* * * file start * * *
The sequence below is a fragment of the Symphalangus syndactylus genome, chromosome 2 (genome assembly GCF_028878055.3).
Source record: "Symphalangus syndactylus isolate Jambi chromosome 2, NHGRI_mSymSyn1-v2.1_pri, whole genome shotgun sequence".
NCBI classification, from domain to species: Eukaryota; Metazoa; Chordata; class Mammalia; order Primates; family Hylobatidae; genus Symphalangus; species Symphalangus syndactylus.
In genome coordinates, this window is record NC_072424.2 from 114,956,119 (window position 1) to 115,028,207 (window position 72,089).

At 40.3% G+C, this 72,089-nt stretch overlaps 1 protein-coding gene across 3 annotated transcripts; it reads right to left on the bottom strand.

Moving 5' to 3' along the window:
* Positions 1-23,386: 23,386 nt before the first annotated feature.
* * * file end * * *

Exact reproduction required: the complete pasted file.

The sequence below is a fragment of the Symphalangus syndactylus genome, chromosome 2 (genome assembly GCF_028878055.3).
Source record: "Symphalangus syndactylus isolate Jambi chromosome 2, NHGRI_mSymSyn1-v2.1_pri, whole genome shotgun sequence".
NCBI classification, from domain to species: Eukaryota; Metazoa; Chordata; class Mammalia; order Primates; family Hylobatidae; genus Symphalangus; species Symphalangus syndactylus.
In genome coordinates, this window is record NC_072424.2 from 114,956,119 (window position 1) to 115,028,207 (window position 72,089).

At 40.3% G+C, this 72,089-nt stretch overlaps 1 protein-coding gene across 3 annotated transcripts; it reads right to left on the bottom strand.

Moving 5' to 3' along the window:
* Positions 1-23,386: 23,386 nt before the first annotated feature.